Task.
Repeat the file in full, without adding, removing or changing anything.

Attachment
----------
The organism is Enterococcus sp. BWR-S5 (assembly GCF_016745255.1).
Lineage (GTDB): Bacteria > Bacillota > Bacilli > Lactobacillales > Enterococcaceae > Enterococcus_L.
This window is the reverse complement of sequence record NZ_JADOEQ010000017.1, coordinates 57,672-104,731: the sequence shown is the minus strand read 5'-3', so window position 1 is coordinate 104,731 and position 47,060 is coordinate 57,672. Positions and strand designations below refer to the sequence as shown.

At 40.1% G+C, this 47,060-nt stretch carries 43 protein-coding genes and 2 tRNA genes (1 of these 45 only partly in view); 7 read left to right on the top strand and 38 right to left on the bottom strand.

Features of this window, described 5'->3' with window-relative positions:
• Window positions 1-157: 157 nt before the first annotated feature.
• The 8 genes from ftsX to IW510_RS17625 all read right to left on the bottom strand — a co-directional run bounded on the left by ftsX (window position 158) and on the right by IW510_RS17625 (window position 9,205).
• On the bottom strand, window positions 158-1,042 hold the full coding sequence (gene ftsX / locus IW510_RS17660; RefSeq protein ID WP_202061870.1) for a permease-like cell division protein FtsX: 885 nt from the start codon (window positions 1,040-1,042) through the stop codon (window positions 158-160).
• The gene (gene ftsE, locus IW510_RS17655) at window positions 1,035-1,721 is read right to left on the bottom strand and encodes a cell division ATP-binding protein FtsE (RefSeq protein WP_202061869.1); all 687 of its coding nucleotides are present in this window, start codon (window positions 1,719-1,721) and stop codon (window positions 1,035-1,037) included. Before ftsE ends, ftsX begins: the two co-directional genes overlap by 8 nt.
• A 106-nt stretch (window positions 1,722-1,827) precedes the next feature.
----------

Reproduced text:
The organism is Enterococcus sp. BWR-S5 (assembly GCF_016745255.1).
Lineage (GTDB): Bacteria > Bacillota > Bacilli > Lactobacillales > Enterococcaceae > Enterococcus_L.
This window is the reverse complement of sequence record NZ_JADOEQ010000017.1, coordinates 57,672-104,731: the sequence shown is the minus strand read 5'-3', so window position 1 is coordinate 104,731 and position 47,060 is coordinate 57,672. Positions and strand designations below refer to the sequence as shown.

At 40.1% G+C, this 47,060-nt stretch carries 43 protein-coding genes and 2 tRNA genes (1 of these 45 only partly in view); 7 read left to right on the top strand and 38 right to left on the bottom strand.

Features of this window, described 5'->3' with window-relative positions:
• Window positions 1-157: 157 nt before the first annotated feature.
• The 8 genes from ftsX to IW510_RS17625 all read right to left on the bottom strand — a co-directional run bounded on the left by ftsX (window position 158) and on the right by IW510_RS17625 (window position 9,205).
• On the bottom strand, window positions 158-1,042 hold the full coding sequence (gene ftsX / locus IW510_RS17660; RefSeq protein ID WP_202061870.1) for a permease-like cell division protein FtsX: 885 nt from the start codon (window positions 1,040-1,042) through the stop codon (window positions 158-160).
• The gene (gene ftsE, locus IW510_RS17655) at window positions 1,035-1,721 is read right to left on the bottom strand and encodes a cell division ATP-binding protein FtsE (RefSeq protein WP_202061869.1); all 687 of its coding nucleotides are present in this window, start codon (window positions 1,719-1,721) and stop codon (window positions 1,035-1,037) included. Before ftsE ends, ftsX begins: the two co-directional genes overlap by 8 nt.
• A 106-nt stretch (window positions 1,722-1,827) precedes the next feature.